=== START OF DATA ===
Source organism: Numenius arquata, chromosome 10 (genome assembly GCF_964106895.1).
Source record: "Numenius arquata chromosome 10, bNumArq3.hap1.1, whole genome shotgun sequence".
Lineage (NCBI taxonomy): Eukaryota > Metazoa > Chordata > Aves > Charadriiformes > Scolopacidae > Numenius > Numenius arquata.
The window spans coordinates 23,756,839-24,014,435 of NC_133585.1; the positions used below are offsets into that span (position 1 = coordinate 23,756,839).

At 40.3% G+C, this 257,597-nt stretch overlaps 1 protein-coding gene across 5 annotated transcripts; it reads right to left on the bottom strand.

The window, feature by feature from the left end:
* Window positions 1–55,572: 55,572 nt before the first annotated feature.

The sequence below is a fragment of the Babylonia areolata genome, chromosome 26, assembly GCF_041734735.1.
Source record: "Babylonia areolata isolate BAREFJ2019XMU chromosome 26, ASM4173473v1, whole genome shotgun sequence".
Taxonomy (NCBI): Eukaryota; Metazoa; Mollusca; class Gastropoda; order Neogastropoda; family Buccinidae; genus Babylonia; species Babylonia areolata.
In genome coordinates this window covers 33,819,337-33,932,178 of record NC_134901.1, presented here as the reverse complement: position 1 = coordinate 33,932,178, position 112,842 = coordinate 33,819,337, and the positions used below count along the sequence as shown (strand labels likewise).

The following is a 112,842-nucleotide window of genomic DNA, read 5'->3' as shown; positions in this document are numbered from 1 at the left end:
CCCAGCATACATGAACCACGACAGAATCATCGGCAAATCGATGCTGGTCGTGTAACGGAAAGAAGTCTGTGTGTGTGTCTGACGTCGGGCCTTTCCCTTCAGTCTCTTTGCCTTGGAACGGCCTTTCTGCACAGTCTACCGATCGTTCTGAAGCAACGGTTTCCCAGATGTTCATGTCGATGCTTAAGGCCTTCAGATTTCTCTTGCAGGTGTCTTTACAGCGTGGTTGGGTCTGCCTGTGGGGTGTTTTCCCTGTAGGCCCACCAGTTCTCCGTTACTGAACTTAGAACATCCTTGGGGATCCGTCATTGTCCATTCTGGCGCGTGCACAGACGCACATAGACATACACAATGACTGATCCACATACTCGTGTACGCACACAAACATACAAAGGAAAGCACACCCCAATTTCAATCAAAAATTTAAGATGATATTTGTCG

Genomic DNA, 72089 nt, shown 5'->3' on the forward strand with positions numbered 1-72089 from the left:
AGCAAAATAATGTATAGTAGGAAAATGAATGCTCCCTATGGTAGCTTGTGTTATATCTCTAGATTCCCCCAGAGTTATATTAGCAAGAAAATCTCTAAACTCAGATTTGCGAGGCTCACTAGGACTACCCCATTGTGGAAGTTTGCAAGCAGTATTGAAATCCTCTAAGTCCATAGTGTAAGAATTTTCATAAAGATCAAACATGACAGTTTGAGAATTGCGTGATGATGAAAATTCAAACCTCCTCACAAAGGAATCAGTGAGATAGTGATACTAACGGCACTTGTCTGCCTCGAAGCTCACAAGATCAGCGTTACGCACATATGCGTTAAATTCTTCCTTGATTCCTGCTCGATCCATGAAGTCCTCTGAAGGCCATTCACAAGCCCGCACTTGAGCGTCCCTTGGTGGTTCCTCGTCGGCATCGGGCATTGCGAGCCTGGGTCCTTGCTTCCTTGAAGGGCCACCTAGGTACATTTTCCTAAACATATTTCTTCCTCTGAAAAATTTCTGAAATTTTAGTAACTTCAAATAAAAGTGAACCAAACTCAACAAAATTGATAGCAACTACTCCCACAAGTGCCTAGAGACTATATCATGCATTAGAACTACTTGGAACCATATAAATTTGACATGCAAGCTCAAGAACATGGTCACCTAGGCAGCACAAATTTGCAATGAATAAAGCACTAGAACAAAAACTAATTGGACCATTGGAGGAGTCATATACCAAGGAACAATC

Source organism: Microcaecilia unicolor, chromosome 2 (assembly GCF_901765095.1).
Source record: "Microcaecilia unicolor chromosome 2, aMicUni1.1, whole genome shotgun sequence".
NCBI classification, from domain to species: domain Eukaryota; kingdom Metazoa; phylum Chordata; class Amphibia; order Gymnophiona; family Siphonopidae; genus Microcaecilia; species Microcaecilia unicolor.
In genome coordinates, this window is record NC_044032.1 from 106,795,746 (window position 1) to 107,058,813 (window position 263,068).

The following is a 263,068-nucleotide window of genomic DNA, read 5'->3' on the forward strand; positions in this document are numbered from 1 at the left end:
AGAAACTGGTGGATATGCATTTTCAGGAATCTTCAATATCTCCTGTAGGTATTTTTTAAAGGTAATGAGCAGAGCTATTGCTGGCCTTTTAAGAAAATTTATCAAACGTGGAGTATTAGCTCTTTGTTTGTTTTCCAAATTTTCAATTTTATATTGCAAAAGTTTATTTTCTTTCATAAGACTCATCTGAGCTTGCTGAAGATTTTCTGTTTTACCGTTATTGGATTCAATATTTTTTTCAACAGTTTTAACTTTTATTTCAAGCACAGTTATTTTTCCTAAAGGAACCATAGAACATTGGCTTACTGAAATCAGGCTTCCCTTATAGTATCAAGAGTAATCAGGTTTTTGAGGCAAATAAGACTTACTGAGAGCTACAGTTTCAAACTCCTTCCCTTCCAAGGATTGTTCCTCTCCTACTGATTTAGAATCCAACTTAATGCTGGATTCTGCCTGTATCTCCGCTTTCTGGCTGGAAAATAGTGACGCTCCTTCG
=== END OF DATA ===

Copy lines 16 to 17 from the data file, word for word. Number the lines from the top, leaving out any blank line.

Source organism: Microcaecilia unicolor, chromosome 2 (assembly GCF_901765095.1).
Source record: "Microcaecilia unicolor chromosome 2, aMicUni1.1, whole genome shotgun sequence".